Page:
A Step-By-Step Guide to Changing Your Snowblower Engine Oil
Preparing for the cold, bitter winter is always a difficult task when the days are still warm with the Autumn sun. Before it gets too cold (or even worse before it snows!) do yourself a favour and check that your snowblower is working well. Even better, change the engine oil by following the step-by-step picture guide to ensure smooth operation all winter long.
Position your snowblower in a well ventilated area with plenty of room for you to work. Avoid being crammed between cars or patio furniture. Next, start your engine and let it run for a few minutes (2 to 4 min) to let the engine oil warm up. This is necessary to allow the oil to drain quickly.
Place cardboard under your engine to protect your driveway from any oil spills followed by an oil catch pan to collect the old oil.
On the back of your snowblower, just below the engine, you will likely have a spigot sticking out as shown above. This is your engine oil drain tube. Using two crescent wrenches, slowly turn the wrench closest to you counter clock wise while keeping the wrench furthest from you still. Keep turning the wrench closest to you until the cap comes off and oil begins to drain.
To speed up the draining oil and to ensure you get all the oil out of the sump, tilt the snowblower back. Ensure your snowblower is stable and that no small children or pets are around.
Once all the oil has been drained take a moment to evaluate the oil. If yours looks really dark with a cloudy / milky haze like mine did, that's an indication that the oil had water in it and was well due to be changed. New oil will look like the colour of honey.
Discard the oil per your local municipality's guidance. I typically use an old 5 gallon paint bucket and take the oil to my local, city run, drop off. It's a free service and helps to protect the environment!
Ensure to purchase the correct engine oil for your particular snowblower. Most engines require 5w30 since the oil viscosity is well suited for low winter temperatures and moderate summer temperatures. The size of the bottle shown in the photo is called a "quart".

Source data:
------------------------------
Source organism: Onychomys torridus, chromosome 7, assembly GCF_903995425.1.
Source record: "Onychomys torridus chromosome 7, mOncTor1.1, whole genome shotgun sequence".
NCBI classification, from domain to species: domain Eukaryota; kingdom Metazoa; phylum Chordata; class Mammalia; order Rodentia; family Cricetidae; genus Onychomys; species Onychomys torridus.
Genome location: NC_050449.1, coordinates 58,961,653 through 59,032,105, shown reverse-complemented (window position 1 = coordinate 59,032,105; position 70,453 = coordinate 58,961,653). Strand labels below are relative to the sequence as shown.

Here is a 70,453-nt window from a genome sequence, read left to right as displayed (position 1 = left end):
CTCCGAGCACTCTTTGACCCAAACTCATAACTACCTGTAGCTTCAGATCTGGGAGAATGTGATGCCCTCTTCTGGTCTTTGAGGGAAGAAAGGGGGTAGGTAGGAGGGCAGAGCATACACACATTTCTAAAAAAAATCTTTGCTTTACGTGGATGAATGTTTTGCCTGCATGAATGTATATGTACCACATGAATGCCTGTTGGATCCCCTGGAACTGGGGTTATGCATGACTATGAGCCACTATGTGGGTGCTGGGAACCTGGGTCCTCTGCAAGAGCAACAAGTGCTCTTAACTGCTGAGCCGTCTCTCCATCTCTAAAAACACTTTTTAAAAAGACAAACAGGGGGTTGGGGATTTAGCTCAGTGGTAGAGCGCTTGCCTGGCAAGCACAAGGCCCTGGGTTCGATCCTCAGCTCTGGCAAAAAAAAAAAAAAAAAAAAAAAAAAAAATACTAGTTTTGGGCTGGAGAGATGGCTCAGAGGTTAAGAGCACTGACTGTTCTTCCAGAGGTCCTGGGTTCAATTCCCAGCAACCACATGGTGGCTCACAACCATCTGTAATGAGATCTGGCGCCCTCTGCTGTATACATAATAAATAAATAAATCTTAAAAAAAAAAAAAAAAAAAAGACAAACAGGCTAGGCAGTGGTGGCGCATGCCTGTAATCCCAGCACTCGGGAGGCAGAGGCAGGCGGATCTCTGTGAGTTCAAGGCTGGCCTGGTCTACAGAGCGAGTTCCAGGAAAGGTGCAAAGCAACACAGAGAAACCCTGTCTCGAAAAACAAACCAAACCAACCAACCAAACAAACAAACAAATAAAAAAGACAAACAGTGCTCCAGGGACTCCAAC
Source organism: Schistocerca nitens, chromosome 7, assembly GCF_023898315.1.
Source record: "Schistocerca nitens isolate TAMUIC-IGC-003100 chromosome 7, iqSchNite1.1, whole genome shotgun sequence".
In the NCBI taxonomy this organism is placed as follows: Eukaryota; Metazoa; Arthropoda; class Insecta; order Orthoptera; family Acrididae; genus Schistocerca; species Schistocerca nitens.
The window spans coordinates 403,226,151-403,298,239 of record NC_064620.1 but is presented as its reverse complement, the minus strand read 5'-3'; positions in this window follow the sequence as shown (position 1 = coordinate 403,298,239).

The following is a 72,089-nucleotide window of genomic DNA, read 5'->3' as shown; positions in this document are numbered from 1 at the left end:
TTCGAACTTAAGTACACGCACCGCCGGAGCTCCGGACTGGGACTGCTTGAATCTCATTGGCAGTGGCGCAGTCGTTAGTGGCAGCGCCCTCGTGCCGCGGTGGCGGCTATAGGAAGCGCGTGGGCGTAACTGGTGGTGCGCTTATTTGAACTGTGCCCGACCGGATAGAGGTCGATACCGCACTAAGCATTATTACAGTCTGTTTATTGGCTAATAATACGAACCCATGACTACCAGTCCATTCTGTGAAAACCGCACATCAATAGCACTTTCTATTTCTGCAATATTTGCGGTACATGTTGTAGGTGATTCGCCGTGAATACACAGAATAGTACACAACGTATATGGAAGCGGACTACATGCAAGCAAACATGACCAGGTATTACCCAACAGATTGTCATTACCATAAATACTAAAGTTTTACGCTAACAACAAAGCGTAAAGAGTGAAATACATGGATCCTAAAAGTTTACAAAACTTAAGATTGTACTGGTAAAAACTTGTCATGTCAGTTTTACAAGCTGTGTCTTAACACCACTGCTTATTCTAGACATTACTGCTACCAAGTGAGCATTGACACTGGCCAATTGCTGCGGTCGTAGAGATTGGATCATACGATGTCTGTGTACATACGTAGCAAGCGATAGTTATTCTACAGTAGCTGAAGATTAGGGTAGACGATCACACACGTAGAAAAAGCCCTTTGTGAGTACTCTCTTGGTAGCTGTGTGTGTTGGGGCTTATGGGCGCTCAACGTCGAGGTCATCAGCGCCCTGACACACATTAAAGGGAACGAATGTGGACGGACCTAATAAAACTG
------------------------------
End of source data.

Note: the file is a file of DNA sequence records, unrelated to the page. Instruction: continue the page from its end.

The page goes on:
Remove the oil dipstick and pour the required amount of oil into the oil tube. Its best to reference your owners manual to know exactly how much oil to use. My engine requires 0.6 quarts of oil. DO NOT use too much oil or you can severely damage your engine. Using too little can also severely damage your engine. Continue reading "step 9" to understand how to tell if you've used the correct amount of oil.
The dipstick will tell you if you've added too much, too little or just the right amount of oil. Wipe the dipstick with a clean cloth and insert it all the way down into the tube. Pull the stick back out and check to see how much oil is indicated on the stick. If you've added too much, simply go back to step 3, drain a small amount of oil and check the quantity again. Keep repeating until the oil is at or just below the "FULL" marker.
Notice the oil looks like the colour of honey.
Congratulations, you've just completed your first snowblower oil change! Be sure to start the engine and check that you don't have any leaks. Assuming that your engine is running smooth you are in a much better position to take on winter and the many feet of snow it is sure to bring!
Always remember to operate your snowblower per the manufacturer's instructions and please stay safe.